What an Idea!
Date: July 23, 2010
Maryland hospitals and blood suppliers work to keep blood products from being discarded before they can be given to patients.
A collaborative of Maryland acute care hospitals and regional blood suppliers has devised a solution to keep blood products from being thrown away before they must be discarded.
Working with the local chapter of the American Red Cross (ARC), the group is launching an online system that allows blood banks to quickly post when they have short-dated units that can be transferred to other hospitals. This system will be housed on the ARC website, and members will be able to troll the password-protected site when they have a pressing need for products.
This system—a sort of Craigslist for blood products—is one of the ideas to emerge from the state’s Blood Wastage Collaborative. Kicked off in September 2009, the group includes all 45 acute care hospitals with blood banks and regional blood suppliers. It is facilitated by staff from the Center for Innovation in Quality Patient Care.
Life-saving blood products are discarded before use for a variety of reasons, such as expired shelf life after they have been thawed, or getting too warm after they leave the blood bank. In Maryland, monthly wastage rates for plasma have hovered around 5 to 7 percent, while 7 to 9 percent of platelets are discarded.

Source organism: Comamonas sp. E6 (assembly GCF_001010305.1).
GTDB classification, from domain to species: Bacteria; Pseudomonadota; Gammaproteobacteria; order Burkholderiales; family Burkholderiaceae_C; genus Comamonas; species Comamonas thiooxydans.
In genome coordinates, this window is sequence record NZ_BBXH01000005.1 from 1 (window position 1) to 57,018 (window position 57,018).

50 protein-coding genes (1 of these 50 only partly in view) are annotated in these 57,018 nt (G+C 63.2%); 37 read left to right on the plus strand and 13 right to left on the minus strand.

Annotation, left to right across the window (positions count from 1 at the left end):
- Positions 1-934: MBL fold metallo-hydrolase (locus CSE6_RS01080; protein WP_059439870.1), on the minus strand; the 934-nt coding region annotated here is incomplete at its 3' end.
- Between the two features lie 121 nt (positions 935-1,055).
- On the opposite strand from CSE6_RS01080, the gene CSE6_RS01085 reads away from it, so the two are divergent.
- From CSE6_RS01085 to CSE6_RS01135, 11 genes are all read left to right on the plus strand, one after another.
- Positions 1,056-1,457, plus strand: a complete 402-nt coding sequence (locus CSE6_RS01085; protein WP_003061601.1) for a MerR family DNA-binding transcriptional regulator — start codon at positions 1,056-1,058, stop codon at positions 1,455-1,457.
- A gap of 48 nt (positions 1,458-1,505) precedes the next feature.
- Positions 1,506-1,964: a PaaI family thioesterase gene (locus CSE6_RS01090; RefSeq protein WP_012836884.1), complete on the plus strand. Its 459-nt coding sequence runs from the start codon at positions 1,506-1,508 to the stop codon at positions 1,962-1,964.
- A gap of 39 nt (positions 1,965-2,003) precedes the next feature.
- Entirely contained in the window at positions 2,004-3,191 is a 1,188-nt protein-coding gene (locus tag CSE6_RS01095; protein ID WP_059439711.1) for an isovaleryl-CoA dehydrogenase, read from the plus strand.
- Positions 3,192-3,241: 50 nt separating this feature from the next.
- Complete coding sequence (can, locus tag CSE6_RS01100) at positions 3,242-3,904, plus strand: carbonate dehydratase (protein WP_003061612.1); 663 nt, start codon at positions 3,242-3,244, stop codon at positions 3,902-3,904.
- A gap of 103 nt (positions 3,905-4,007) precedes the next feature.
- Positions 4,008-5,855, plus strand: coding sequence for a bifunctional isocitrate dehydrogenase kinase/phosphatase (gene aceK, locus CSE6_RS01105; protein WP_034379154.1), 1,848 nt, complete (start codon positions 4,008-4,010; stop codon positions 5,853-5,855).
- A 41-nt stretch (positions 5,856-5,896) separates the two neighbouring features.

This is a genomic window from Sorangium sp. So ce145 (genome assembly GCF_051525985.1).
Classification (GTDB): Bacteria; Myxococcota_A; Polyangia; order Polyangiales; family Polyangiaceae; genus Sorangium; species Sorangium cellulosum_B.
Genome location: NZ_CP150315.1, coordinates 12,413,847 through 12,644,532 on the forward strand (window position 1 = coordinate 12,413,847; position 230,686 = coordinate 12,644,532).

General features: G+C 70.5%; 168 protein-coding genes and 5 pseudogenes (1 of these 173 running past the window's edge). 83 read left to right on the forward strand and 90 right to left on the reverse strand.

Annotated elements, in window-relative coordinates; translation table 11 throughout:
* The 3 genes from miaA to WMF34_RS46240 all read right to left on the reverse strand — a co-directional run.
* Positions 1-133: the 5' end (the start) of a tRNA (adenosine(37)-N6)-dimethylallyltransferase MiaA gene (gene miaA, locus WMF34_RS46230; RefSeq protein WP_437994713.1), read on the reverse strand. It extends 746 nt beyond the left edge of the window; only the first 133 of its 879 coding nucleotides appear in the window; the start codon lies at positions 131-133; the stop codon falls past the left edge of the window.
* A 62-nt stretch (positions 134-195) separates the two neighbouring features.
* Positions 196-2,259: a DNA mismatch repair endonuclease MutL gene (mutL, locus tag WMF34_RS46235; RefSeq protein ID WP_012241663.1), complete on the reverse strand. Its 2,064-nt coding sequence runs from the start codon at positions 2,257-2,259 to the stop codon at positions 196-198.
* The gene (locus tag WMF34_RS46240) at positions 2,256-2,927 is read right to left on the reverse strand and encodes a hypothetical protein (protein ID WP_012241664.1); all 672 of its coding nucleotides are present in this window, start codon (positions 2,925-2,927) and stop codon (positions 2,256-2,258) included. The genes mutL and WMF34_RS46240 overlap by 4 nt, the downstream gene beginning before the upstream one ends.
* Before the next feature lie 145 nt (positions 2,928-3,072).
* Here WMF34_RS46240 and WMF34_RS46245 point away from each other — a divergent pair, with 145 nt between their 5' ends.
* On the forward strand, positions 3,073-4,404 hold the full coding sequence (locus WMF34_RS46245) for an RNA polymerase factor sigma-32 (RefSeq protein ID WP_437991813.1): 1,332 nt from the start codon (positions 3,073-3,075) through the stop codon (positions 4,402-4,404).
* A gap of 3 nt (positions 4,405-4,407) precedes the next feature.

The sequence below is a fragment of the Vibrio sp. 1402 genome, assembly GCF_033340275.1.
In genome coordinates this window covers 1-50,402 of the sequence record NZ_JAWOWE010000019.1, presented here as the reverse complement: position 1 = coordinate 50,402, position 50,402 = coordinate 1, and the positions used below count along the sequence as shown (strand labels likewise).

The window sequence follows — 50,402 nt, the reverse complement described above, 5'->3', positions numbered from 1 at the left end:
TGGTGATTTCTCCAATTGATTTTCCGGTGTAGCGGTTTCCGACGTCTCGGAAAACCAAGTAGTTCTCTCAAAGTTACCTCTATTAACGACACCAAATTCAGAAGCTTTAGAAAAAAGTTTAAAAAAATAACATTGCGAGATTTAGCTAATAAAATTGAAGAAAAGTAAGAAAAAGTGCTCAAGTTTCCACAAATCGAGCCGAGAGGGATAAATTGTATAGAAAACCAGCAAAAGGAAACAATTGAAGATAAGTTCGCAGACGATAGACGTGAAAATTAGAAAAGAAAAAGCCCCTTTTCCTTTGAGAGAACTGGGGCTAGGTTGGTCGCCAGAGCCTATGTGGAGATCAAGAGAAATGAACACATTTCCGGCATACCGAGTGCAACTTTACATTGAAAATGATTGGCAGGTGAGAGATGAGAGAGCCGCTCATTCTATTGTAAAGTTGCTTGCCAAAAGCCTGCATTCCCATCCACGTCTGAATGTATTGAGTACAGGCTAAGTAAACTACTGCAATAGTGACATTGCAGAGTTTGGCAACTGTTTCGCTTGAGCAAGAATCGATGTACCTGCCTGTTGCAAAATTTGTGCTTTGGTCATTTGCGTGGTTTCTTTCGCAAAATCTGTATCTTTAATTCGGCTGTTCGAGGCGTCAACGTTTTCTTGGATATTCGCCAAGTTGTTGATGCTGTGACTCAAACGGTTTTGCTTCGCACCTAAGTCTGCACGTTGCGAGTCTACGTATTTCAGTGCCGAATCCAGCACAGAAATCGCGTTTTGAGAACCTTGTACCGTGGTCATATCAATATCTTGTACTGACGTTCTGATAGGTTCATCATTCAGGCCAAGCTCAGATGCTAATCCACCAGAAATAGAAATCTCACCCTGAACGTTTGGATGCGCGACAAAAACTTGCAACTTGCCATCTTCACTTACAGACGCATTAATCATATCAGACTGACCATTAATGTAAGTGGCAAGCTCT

Hoping to reduce those rates, the collaborative members use a secure website to submit their facility’s wastage data and share best practices.
“We’re not dictating what they need to implement,” says I-Fong Sun, a coach at the Center for Innovation. “This is more about being transparent and facilitating conversations between the experts.” Simply by drawing greater attention to the issue, measuring waste and feeding back the statistics to members, they hope to gain traction.
The initial results are encouraging: Through April, the hospitals had saved about $116,000 in plasma, platelets and red blood cells.
The collaborative is a project undertaken through the state’s Health Care Quality and Cost Council, which was created through an executive order to focus priorities for improving health care in Maryland.